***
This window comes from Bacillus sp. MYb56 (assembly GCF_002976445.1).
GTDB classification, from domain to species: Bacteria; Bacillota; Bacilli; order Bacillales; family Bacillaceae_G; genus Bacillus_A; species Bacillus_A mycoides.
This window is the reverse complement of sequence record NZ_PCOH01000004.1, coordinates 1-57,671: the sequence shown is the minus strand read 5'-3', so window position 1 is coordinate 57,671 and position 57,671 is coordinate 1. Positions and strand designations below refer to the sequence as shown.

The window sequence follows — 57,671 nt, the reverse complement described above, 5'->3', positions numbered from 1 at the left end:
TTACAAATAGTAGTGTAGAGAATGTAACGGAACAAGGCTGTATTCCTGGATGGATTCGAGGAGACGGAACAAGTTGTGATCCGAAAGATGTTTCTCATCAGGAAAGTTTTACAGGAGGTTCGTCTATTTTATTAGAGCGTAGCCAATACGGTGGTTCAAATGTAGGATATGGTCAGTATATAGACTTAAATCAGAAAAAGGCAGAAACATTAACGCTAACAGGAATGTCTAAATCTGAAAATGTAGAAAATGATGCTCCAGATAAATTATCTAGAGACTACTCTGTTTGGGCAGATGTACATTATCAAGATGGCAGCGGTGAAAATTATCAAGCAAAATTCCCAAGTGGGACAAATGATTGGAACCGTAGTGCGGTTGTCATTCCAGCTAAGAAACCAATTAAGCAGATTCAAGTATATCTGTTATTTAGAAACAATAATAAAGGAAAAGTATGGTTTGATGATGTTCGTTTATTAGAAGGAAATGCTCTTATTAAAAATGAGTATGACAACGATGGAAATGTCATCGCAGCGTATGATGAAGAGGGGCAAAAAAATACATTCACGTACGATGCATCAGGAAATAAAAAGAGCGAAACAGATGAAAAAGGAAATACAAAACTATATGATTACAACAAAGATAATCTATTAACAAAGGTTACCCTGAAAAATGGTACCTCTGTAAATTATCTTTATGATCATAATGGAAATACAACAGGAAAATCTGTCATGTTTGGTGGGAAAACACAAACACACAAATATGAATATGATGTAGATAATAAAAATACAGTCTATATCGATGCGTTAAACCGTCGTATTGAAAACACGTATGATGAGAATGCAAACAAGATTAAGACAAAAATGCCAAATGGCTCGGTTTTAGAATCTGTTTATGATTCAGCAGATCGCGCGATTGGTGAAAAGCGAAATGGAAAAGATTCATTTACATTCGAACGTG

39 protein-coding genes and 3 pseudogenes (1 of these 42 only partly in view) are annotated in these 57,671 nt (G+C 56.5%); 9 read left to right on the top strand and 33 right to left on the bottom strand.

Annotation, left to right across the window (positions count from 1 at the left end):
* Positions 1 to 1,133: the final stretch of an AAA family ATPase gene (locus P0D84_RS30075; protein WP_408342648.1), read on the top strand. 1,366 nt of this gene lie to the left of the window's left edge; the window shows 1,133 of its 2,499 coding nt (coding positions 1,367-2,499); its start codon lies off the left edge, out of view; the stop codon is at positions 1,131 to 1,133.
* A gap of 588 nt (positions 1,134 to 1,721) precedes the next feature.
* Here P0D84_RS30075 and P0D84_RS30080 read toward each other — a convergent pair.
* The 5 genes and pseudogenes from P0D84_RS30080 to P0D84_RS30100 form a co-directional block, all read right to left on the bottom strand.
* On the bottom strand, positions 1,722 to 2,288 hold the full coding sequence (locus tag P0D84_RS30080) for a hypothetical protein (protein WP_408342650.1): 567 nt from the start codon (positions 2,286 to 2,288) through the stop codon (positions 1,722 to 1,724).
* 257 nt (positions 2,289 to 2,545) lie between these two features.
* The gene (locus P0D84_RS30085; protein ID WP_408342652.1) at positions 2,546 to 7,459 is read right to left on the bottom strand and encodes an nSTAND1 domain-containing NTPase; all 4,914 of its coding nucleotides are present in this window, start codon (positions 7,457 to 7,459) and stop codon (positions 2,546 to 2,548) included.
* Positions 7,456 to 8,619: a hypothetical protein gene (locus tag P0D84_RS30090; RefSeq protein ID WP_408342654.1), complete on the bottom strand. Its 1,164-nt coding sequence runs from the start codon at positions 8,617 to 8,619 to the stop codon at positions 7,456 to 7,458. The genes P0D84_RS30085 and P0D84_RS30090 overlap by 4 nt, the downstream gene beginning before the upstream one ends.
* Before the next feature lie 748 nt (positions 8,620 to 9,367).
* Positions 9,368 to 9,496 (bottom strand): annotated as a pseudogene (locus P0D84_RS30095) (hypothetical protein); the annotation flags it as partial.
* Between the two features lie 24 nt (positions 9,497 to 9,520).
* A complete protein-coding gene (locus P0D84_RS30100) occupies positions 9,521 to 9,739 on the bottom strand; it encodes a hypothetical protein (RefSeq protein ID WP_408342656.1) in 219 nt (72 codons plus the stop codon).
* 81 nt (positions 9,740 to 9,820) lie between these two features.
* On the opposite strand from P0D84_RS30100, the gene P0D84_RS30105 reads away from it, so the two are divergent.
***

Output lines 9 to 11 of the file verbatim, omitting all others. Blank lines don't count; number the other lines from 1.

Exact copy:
* A gap of 588 nt (positions 1,134 to 1,721) precedes the next feature.
* Here P0D84_RS30075 and P0D84_RS30080 read toward each other — a convergent pair.
* The 5 genes and pseudogenes from P0D84_RS30080 to P0D84_RS30100 form a co-directional block, all read right to left on the bottom strand.